Smart security and traffic management were generally regarded as unimportant (< 12%) across each of the three criteria, with slightly lower levels of disinterest (< 14%) being shown for services involving smart meters and power management.

While the impact of these challenges and services across the individual criteria does yield interesting perspectives, the true impact of these factors can be assessed when considering the final AHP-weighted priorities, as calculated previously using matrix multiplication.

Ethical consideration

The data collected have been kept confidential and only the aggregated and anonymised findings from the collected data were included in the publication.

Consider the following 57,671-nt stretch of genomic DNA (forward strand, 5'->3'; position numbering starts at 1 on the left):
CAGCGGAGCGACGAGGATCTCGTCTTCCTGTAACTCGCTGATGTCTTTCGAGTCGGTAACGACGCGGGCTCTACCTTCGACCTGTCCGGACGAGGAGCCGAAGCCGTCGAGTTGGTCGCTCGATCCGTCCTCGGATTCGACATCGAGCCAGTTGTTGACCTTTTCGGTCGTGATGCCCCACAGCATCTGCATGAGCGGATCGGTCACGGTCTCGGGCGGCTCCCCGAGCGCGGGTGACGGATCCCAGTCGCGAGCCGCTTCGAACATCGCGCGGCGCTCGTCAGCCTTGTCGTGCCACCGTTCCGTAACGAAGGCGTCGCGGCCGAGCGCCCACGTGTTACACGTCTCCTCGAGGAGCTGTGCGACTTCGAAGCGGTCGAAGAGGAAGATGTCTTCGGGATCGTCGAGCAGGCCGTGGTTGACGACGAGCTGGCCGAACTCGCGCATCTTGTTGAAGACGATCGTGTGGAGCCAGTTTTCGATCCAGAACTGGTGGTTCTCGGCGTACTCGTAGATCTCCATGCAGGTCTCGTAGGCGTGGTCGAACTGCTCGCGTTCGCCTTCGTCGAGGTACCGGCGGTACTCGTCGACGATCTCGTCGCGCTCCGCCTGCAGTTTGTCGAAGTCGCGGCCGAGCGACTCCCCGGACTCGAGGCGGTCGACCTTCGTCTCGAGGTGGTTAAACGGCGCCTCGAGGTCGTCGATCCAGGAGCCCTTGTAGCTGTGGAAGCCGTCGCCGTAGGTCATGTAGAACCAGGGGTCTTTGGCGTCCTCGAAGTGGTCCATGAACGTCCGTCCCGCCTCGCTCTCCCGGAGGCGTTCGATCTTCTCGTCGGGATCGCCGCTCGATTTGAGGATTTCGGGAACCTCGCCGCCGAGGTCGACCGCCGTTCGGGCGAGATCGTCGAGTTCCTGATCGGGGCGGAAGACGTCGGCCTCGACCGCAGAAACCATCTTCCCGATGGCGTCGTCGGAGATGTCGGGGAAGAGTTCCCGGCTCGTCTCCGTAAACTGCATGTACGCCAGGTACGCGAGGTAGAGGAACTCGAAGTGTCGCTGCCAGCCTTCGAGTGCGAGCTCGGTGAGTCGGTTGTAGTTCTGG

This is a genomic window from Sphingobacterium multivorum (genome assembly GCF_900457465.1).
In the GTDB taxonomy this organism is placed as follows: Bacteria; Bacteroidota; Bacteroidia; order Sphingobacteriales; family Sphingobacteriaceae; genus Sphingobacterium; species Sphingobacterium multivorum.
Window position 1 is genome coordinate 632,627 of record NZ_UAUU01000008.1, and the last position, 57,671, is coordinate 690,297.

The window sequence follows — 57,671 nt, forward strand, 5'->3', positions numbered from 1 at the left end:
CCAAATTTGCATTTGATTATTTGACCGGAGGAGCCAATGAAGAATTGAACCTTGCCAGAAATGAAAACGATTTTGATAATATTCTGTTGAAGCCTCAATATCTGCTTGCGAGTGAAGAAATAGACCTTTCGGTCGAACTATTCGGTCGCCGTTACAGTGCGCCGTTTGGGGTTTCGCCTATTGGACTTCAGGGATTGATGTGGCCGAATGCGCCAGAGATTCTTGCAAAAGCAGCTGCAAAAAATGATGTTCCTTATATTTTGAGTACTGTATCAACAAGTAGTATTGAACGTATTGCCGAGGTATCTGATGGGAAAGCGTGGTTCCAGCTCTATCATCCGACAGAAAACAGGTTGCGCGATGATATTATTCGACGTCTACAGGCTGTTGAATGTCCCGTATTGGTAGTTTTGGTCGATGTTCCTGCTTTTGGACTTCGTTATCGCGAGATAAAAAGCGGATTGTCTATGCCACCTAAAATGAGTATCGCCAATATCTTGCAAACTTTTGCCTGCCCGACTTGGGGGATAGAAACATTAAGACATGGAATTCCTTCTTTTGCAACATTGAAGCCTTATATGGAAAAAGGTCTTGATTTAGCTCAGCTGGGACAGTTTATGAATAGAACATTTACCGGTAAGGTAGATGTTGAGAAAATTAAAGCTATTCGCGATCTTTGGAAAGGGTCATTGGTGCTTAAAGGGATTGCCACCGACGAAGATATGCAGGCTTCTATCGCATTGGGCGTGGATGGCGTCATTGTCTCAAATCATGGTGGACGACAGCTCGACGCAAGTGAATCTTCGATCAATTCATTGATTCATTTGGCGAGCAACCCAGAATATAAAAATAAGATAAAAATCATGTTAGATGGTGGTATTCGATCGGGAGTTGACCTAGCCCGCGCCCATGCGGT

When considering the final weighted results, it becomes clear that government support dominates the challenges that are faced by small businesses, whereas educational tools and training material are deemed to be the most valuable.

Combined with the results presented in Table 2, the research shows a strong link between the services that were selected by the participants and the services that were identified through literature as being able to address these challenges. From the literature, it was also shown that the top three ranked services are, to some extent, capable of addressing each of the challenges that were identified. It is therefore imperative for any city to place a strong emphasis on these services to meet the needs of small businesses effectively.

These results confirm what was previously indicated by the literature - that the lack of government support constitutes the single greatest impact on the small businesses. This is followed closely by a lack of entrepreneurial support, corruption and infrastructural issues.